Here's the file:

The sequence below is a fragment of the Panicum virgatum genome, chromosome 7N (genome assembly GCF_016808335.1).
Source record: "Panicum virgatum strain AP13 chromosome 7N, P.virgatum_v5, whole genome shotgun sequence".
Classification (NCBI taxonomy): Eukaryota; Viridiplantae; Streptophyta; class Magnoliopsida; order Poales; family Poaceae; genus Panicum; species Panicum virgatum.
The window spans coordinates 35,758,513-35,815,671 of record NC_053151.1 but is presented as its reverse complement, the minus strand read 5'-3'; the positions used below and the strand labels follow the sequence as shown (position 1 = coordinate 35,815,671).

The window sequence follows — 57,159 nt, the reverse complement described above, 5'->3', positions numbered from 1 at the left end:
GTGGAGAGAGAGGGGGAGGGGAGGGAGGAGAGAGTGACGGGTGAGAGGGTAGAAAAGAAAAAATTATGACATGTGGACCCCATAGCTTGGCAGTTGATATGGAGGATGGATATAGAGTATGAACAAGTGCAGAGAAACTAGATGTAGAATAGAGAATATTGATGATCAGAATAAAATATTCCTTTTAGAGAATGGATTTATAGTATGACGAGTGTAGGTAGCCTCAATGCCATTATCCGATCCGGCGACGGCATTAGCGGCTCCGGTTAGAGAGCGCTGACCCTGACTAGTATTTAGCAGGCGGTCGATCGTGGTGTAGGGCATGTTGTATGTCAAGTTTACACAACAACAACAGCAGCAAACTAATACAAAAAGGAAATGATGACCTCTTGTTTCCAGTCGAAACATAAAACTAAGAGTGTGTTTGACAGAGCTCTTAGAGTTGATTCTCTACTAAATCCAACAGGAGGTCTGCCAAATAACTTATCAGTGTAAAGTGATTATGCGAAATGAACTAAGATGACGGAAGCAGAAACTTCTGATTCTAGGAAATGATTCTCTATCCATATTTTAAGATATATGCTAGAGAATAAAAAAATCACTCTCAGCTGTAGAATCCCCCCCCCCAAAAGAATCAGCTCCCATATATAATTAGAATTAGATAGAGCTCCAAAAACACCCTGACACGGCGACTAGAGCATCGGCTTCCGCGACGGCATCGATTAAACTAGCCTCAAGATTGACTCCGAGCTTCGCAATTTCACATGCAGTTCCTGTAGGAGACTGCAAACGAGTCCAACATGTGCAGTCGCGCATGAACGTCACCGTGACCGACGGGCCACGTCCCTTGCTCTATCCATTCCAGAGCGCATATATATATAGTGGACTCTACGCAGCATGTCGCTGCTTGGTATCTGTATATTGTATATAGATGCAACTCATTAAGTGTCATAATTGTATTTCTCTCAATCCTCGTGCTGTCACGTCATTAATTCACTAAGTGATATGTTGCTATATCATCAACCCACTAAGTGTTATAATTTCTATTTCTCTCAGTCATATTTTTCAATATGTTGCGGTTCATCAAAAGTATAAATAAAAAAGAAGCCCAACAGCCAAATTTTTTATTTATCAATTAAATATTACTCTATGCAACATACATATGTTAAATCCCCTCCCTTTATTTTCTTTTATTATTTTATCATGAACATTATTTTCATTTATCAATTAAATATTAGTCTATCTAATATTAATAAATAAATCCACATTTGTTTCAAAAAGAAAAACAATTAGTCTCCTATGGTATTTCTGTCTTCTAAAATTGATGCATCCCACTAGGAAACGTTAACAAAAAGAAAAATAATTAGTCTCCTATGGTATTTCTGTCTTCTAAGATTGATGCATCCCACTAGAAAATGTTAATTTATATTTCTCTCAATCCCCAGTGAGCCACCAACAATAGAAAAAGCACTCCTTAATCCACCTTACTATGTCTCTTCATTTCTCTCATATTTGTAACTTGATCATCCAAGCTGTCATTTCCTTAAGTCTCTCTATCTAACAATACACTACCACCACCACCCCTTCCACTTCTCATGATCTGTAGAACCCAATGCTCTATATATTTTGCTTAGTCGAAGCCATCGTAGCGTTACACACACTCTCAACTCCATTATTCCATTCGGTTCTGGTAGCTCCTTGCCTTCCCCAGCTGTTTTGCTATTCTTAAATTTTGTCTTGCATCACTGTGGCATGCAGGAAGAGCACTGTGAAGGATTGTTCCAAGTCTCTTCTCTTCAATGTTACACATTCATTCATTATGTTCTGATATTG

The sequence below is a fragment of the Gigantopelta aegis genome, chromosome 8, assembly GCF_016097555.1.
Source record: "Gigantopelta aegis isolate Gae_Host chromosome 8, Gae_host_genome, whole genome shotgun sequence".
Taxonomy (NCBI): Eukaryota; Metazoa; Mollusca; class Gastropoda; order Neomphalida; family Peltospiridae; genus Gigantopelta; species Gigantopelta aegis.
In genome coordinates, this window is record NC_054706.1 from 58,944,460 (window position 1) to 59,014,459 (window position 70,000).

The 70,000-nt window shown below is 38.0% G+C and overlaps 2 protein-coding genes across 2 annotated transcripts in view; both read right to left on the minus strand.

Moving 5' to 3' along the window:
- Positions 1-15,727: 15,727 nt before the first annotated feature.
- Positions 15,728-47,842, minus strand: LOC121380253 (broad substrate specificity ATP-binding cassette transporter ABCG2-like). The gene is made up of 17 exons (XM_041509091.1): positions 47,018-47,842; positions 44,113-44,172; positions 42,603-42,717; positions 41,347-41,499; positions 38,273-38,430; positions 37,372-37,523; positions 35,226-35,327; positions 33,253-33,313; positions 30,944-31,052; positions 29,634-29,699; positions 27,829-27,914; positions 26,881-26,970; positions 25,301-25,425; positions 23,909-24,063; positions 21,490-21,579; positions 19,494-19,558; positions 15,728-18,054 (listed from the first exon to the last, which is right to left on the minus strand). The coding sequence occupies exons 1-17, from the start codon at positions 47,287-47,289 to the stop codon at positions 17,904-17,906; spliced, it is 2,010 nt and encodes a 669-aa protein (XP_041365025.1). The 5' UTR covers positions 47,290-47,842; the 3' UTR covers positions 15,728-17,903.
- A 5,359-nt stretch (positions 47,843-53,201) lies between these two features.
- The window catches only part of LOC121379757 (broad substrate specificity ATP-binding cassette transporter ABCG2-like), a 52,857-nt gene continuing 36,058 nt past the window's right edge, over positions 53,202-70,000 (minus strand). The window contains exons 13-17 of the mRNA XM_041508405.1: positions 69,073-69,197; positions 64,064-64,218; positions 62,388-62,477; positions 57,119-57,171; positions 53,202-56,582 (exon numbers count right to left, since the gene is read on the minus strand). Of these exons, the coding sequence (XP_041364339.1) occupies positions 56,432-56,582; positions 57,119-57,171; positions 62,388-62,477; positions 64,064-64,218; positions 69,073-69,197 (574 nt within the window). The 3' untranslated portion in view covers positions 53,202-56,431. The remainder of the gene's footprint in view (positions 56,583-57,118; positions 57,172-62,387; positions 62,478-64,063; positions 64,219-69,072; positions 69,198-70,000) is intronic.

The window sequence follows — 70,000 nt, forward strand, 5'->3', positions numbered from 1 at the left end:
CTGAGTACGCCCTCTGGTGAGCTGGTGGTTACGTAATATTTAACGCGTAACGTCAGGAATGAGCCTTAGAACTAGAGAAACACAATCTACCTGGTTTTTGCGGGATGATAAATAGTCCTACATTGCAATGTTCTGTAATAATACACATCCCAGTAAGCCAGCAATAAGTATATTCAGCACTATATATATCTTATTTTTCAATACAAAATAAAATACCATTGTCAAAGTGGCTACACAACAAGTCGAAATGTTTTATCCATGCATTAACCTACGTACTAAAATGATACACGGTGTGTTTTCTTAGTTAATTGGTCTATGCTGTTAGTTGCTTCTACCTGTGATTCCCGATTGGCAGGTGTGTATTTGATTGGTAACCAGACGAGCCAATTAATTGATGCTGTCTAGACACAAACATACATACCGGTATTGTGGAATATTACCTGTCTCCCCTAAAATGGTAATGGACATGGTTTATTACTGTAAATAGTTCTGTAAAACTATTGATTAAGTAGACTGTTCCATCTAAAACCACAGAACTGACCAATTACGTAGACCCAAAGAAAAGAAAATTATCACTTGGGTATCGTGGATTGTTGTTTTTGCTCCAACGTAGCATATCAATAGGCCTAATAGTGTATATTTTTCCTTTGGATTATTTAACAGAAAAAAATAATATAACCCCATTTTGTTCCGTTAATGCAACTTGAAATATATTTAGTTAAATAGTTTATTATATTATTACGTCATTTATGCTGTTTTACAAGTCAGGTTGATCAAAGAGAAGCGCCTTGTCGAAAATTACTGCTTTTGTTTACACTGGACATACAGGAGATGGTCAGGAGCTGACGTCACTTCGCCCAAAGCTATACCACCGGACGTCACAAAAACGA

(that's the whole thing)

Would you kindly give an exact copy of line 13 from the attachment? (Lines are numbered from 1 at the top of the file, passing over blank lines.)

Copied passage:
- Positions 1-15,727: 15,727 nt before the first annotated feature.